The commoner. (Lincoln, Neb.) 1901-1923, October 14, 1910, Page 4, Image 4

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The Commoner.
The Commoner.
Bntored at tho PoHtofllco at Lincoln, Nebraska,
an sccond-clann matter.
Editor nml Proprietor
RiOJiAiii)' L. MijrcAi-Kn
Aftforlnto Ktlltor
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ceived to and including tho laBt Issuo of January,
1910. Two wooks aro required after monoy lias
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CHANGE OF ADDRESS Subscribers requesting
a chango of address must glvo old as well as now
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Address all communications to
THE COMMONER, Lincoln, Nob.
still woro unwilling to accept it hastily, and
a light over the Insertion of an initiative and
referendum plank, attended .with a score of
speeches, almost culminated In a fist fight on the
floor. Action on the plank finally was deferred
until the next convention, and the delegates
scrambled for trains.
"The platform as adopted denounces the
Payne tariff bill and arraigns the republican
congressmen of Michigan for their acceptance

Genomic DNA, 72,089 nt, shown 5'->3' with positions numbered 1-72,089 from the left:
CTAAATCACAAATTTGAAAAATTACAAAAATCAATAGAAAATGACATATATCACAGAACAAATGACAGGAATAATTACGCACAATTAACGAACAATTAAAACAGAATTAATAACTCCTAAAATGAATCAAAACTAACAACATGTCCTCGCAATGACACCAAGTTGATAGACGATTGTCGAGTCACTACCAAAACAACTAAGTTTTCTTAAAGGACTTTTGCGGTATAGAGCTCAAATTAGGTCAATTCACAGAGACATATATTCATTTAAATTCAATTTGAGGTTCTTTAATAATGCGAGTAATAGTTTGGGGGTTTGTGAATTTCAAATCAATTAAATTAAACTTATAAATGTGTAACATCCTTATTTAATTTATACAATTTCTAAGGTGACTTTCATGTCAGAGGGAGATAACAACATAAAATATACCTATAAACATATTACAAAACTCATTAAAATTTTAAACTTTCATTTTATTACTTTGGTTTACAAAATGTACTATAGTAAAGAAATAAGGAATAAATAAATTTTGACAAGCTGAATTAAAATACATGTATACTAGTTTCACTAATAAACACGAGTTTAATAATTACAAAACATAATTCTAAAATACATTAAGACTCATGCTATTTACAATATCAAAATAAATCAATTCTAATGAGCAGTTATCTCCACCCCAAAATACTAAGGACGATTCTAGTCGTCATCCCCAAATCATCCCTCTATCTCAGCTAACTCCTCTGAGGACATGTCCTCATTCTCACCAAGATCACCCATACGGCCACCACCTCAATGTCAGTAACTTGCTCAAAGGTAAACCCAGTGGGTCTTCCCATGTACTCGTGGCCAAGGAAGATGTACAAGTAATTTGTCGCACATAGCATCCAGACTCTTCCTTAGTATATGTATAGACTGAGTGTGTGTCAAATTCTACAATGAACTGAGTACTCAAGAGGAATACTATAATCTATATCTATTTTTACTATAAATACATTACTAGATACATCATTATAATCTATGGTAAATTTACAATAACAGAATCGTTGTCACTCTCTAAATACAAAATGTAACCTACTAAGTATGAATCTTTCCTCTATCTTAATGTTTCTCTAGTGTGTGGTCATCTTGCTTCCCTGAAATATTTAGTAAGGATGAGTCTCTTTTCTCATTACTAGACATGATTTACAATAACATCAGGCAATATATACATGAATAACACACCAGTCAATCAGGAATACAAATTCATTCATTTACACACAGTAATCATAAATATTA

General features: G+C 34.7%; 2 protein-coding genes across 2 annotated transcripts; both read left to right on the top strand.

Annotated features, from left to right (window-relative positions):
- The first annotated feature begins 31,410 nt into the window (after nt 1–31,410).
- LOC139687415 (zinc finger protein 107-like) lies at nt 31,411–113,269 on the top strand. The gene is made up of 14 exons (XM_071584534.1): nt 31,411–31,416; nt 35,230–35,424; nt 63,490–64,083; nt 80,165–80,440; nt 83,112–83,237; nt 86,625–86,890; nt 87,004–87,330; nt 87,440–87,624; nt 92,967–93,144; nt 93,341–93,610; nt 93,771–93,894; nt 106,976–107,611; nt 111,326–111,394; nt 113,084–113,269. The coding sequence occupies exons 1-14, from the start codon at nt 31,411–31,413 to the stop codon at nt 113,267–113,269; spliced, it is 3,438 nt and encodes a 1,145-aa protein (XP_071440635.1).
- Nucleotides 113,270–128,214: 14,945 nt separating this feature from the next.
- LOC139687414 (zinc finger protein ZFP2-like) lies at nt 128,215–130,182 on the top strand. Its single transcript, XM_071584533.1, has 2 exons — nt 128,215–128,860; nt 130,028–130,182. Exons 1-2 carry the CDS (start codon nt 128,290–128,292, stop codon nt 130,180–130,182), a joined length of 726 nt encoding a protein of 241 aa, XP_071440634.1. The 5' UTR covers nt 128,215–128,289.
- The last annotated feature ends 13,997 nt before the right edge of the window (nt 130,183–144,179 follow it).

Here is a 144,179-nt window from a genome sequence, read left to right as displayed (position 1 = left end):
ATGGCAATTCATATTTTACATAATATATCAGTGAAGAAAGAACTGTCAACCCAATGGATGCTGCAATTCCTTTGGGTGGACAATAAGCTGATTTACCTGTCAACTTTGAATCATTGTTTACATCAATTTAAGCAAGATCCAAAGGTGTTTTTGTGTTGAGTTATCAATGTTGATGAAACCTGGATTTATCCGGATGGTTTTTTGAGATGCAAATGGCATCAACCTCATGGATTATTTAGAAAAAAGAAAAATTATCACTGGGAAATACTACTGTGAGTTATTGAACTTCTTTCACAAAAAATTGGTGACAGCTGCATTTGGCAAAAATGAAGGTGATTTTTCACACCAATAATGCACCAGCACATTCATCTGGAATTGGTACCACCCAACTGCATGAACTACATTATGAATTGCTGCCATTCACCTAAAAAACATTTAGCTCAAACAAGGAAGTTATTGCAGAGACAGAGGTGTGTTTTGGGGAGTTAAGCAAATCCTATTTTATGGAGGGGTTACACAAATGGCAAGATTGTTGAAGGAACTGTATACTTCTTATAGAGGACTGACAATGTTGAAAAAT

of it. It demands bi-partisan state boards and
committees as a protection against scandals such
as were recently exposed in the state. The
placing of all state employees under civil service
was recommended and the candidacy of Lawton
Hemans for governor and John T. Winship for
United States senator were lauded.
"Although the delegations from several coun
ties failed to answer roll calls, the gathering
was said to bo the. largest democratic convention
in point of attendance that 'has been held in
recent years."
The candidates nominated" wore: ' s
Justice of supreme court Mark Norris,
. Grand Rapids.
Attorney general T. J. Bresnahan, Casso
t polls.
Secretary of state Adolph Peterson, Iron
wood. Treasurer R. V. McArthur, Grand Rapids.
Land commissioner 0. F. Barnes, Roscom
mon. Auditor general Thomas Gordon, Howell.
Edward C. Shield was named as chairman of
the state central committee.
Bankers and business men gave out interviews
commending President Taft's "prosperity
speech" delivered in New York City for its opti
mistic tone.
Senator Tillman announces that he expects to
be a candidate for United States senate in 1912.
W. R. Hearst of New York announces that he
will support Stimson on the republican ticket
instead of the democratic candidate.
i Governor Haskell has declined an invitation
to bo at Little Rock and serve in the reception to
' Theodore Roosevelt. He takes occasion to ad-
4 minister severe criticism on Mr. Roosevelt.
A Chicago dispatch, thought tQbe of sufficient
importance to be caTried by the Associated
Press, Is as follows: "Vice President Sherman
and United States Senator William Lorimer will
Bit at the same banquet board here October 12,
when local Knights of Columbus will celebrate
Columbus day. Tho feast will bo spread in the
gold room of the Congress hotel, where the
Hamilton club dinner took place some weeks
ago and Theodore Roosevelt declined to attend
unless the club's invitation to Senator Lorimer
was withdrawn."
Theodore Roosevelt was greeted by large
crowds pnjiis southern trip.